Sturge-Weber Syndrome

Introduction

Sturge-Weber syndrome (SWS) is a sporadic congenital neurovascular disorder 

– It consists of facial port wine nevus involving the upper part of the face (in the first division of cranial nerve V) and capillary-venous malformations affecting the brain and eye. 

-SWS is caused by somatic mosaic mutations in the GNAQ gene. 

-It is not a heritable disorder. 

Symptoms & Signs 

Vascular: Port wine stain on one side of the face, (In one-quarter of the cases the nevus is bilateral), leptomeningeal vascular malformation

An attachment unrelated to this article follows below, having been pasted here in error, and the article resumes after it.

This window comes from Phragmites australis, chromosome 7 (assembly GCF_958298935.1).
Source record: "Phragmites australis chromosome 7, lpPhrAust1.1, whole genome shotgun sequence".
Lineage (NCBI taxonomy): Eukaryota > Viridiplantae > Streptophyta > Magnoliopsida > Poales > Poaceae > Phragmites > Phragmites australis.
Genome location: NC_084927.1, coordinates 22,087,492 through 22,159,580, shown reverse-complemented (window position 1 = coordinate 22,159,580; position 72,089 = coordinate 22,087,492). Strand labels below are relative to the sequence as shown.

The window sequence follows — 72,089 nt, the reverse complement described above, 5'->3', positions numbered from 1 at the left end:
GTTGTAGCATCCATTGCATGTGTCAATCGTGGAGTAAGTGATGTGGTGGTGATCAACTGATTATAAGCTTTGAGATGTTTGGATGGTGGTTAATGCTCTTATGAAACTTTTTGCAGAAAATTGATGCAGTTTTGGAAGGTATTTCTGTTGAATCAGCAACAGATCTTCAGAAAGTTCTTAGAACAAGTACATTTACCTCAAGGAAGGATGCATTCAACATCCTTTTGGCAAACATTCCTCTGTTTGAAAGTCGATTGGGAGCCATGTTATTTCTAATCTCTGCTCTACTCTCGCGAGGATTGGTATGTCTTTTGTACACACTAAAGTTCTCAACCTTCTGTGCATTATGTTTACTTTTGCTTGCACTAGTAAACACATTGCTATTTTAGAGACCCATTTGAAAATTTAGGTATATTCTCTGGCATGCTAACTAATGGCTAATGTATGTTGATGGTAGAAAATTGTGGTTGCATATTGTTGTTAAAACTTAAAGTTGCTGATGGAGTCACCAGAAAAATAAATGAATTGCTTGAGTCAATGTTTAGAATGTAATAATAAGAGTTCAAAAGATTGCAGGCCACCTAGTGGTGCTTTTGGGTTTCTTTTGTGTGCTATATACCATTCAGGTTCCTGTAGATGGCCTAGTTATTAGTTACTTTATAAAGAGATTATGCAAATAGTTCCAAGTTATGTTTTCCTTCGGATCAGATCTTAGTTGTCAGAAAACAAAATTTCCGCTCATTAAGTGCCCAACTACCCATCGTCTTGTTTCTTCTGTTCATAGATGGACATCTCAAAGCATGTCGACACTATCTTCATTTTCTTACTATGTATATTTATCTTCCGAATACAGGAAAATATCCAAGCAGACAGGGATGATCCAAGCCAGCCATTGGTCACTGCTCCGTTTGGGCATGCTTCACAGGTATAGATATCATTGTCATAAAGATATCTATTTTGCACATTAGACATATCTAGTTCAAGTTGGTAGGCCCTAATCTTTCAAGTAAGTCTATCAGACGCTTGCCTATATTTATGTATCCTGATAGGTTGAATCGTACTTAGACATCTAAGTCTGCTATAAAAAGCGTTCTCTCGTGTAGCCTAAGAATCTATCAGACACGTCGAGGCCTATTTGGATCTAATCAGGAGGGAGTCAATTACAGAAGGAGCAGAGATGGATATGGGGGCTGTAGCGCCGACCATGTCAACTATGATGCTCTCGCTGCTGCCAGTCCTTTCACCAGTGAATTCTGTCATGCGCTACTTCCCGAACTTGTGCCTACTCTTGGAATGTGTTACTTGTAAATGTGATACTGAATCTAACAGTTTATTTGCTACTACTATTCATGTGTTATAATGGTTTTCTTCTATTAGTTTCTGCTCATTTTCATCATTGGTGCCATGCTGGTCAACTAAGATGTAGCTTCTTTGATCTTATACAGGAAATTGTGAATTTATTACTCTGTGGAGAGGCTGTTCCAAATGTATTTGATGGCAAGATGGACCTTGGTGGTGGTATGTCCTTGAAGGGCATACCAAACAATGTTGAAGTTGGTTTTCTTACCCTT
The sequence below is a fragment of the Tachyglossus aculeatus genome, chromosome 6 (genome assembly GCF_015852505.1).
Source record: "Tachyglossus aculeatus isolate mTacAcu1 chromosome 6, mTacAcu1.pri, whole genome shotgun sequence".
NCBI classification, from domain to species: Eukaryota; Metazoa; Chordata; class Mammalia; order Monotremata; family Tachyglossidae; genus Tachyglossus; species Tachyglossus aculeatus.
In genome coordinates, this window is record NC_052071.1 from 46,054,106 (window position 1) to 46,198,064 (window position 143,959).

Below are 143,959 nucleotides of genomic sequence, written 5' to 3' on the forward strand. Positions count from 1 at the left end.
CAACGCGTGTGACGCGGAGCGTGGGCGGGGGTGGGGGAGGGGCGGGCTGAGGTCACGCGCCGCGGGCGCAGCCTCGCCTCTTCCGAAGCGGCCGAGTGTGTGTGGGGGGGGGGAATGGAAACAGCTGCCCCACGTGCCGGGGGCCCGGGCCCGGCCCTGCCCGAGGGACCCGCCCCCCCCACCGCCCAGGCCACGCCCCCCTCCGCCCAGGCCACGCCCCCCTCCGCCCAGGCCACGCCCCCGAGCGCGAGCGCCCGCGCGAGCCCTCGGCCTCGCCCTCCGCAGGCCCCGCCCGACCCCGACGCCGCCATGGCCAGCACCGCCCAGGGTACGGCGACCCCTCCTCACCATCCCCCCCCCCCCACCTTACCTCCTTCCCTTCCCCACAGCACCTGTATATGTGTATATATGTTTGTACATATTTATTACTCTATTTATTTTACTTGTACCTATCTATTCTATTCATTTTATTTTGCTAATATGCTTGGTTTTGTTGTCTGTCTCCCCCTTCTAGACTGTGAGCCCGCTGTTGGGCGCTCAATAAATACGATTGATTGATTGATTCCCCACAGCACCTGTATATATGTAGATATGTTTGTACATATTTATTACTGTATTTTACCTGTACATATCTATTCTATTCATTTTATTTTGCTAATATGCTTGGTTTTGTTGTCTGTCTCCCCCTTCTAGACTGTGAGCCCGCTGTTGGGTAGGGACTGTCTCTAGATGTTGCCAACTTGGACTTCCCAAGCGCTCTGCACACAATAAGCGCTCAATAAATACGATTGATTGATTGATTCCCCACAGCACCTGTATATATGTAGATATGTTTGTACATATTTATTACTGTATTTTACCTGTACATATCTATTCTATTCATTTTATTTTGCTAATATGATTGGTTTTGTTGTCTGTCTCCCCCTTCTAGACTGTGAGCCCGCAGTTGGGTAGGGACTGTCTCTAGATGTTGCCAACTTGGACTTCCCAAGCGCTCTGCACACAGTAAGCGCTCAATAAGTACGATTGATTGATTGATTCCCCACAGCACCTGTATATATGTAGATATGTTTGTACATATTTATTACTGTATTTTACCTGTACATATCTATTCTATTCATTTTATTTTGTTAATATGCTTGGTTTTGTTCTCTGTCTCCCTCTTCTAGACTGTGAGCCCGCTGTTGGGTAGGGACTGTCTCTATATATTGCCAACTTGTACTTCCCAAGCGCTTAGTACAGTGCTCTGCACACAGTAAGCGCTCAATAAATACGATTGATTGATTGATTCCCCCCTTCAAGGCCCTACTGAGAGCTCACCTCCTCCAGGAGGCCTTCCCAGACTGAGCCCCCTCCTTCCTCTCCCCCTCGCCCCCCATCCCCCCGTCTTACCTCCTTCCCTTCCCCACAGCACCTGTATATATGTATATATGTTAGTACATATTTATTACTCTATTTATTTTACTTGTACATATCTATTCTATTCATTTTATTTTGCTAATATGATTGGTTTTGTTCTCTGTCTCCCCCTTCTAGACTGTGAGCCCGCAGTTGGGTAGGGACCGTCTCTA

Neurologic features: Seizures, Focal neurologic deficits, hempiparesis, intellectual disability 

Ocular features: Glaucoma, capillary-venous vascular malformations of the conjunctiva, episclera, choroid, and retina 

Visual features: Homonymous hemianopia 

Diagnosis 

Plain Skull X rays: Cortical double-contoured calcifications “tramline” calcifications 

CT, MRI brain: Cortical atrophy 

Glaucoma testing 

EEG: depression of voltage over the involved area in early stages

Treatment 

No specific, effective treatment exists for SWS.

Port wine stains: Selective photothermolysis 

Choroidal hemangioma: laser photocoagulation or radiotherapy 

Seizures: Antiepileptics 

Glaucoma: Medications, surgery